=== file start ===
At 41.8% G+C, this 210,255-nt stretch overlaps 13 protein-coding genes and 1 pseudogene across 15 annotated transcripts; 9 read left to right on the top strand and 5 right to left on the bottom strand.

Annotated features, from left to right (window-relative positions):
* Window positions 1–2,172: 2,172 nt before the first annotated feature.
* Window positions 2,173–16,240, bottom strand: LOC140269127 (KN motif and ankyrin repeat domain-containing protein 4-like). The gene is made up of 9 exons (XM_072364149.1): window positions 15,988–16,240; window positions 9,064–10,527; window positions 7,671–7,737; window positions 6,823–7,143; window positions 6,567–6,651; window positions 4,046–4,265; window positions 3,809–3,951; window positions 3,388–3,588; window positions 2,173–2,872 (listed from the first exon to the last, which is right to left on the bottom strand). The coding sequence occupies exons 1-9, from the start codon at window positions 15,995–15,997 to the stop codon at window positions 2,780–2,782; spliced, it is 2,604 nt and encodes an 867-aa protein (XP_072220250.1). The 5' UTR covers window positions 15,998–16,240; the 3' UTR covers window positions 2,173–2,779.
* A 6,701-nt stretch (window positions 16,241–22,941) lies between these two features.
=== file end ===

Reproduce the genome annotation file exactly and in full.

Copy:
At 41.8% G+C, this 210,255-nt stretch overlaps 13 protein-coding genes and 1 pseudogene across 15 annotated transcripts; 9 read left to right on the top strand and 5 right to left on the bottom strand.

Annotated features, from left to right (window-relative positions):
* Window positions 1–2,172: 2,172 nt before the first annotated feature.
* Window positions 2,173–16,240, bottom strand: LOC140269127 (KN motif and ankyrin repeat domain-containing protein 4-like). The gene is made up of 9 exons (XM_072364149.1): window positions 15,988–16,240; window positions 9,064–10,527; window positions 7,671–7,737; window positions 6,823–7,143; window positions 6,567–6,651; window positions 4,046–4,265; window positions 3,809–3,951; window positions 3,388–3,588; window positions 2,173–2,872 (listed from the first exon to the last, which is right to left on the bottom strand). The coding sequence occupies exons 1-9, from the start codon at window positions 15,995–15,997 to the stop codon at window positions 2,780–2,782; spliced, it is 2,604 nt and encodes an 867-aa protein (XP_072220250.1). The 5' UTR covers window positions 15,998–16,240; the 3' UTR covers window positions 2,173–2,779.
* A 6,701-nt stretch (window positions 16,241–22,941) lies between these two features.